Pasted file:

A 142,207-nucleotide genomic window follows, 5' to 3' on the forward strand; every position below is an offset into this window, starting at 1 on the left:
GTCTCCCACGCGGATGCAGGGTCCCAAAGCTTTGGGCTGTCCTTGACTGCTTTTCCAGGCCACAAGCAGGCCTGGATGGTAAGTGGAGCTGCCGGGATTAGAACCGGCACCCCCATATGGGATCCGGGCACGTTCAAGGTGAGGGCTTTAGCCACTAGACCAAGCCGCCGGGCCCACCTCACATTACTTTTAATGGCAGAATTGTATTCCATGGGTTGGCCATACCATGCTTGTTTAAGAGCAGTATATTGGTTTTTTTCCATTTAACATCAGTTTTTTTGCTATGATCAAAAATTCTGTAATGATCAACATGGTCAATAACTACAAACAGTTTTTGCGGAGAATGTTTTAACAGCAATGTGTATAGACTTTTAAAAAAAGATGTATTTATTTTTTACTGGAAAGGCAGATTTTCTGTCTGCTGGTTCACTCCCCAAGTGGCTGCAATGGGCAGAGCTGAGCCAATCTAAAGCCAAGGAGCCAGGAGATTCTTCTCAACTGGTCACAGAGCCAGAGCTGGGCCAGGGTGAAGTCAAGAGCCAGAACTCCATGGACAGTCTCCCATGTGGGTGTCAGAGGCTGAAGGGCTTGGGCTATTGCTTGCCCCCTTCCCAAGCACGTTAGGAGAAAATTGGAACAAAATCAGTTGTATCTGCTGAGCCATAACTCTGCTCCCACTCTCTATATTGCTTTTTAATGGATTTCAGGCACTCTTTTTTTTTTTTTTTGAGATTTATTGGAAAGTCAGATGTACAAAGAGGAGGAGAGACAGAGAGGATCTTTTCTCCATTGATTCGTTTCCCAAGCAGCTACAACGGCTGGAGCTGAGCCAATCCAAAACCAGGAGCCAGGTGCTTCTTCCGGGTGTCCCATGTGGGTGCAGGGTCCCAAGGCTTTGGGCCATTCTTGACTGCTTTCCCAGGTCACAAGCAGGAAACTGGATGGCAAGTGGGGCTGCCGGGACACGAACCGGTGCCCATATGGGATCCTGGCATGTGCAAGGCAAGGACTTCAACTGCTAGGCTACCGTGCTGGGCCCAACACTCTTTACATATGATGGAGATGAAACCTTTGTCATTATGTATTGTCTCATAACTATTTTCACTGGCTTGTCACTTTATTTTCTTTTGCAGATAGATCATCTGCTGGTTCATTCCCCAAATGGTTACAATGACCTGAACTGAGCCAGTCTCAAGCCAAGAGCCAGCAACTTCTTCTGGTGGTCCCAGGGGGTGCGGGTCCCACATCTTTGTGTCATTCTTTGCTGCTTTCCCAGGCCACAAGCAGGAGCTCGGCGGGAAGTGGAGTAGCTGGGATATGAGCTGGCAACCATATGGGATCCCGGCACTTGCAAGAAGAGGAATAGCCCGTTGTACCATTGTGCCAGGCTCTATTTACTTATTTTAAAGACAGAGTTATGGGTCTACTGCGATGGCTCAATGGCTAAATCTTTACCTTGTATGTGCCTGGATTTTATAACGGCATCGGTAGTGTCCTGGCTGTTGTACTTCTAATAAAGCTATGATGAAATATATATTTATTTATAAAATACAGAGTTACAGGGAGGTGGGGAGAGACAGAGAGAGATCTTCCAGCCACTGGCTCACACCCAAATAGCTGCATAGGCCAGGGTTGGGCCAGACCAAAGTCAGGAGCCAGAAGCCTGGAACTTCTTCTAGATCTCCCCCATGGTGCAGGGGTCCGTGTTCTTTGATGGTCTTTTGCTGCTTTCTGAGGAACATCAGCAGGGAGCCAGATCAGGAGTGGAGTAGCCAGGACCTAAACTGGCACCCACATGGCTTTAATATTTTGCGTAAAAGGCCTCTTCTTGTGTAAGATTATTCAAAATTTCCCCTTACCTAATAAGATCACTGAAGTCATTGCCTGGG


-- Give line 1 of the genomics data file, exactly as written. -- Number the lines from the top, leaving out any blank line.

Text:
A 142,207-nucleotide genomic window follows, 5' to 3' on the forward strand; every position below is an offset into this window, starting at 1 on the left: